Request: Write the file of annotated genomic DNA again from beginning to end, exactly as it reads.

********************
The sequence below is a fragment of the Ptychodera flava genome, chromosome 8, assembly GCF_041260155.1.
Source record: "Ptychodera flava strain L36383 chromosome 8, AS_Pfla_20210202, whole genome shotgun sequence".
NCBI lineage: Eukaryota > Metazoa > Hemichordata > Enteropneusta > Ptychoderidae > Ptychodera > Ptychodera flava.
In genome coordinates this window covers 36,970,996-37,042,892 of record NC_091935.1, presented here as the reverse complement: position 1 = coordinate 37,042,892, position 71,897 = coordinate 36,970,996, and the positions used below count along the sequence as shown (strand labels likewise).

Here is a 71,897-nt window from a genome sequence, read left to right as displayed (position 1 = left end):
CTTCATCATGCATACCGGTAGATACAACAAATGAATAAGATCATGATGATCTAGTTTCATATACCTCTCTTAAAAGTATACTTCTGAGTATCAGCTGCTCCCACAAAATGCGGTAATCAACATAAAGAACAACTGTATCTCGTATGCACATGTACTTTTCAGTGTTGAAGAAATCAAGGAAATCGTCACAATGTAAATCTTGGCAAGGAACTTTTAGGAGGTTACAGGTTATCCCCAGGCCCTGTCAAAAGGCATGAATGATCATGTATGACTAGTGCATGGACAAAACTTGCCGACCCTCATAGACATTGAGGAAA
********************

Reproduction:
The sequence below is a fragment of the Ptychodera flava genome, chromosome 8, assembly GCF_041260155.1.
Source record: "Ptychodera flava strain L36383 chromosome 8, AS_Pfla_20210202, whole genome shotgun sequence".
NCBI lineage: Eukaryota > Metazoa > Hemichordata > Enteropneusta > Ptychoderidae > Ptychodera > Ptychodera flava.
In genome coordinates this window covers 36,970,996-37,042,892 of record NC_091935.1, presented here as the reverse complement: position 1 = coordinate 37,042,892, position 71,897 = coordinate 36,970,996, and the positions used below count along the sequence as shown (strand labels likewise).

Here is a 71,897-nt window from a genome sequence, read left to right as displayed (position 1 = left end):
CTTCATCATGCATACCGGTAGATACAACAAATGAATAAGATCATGATGATCTAGTTTCATATACCTCTCTTAAAAGTATACTTCTGAGTATCAGCTGCTCCCACAAAATGCGGTAATCAACATAAAGAACAACTGTATCTCGTATGCACATGTACTTTTCAGTGTTGAAGAAATCAAGGAAATCGTCACAATGTAAATCTTGGCAAGGAACTTTTAGGAGGTTACAGGTTATCCCCAGGCCCTGTCAAAAGGCATGAATGATCATGTATGACTAGTGCATGGACAAAACTTGCCGACCCTCATAGACATTGAGGAAA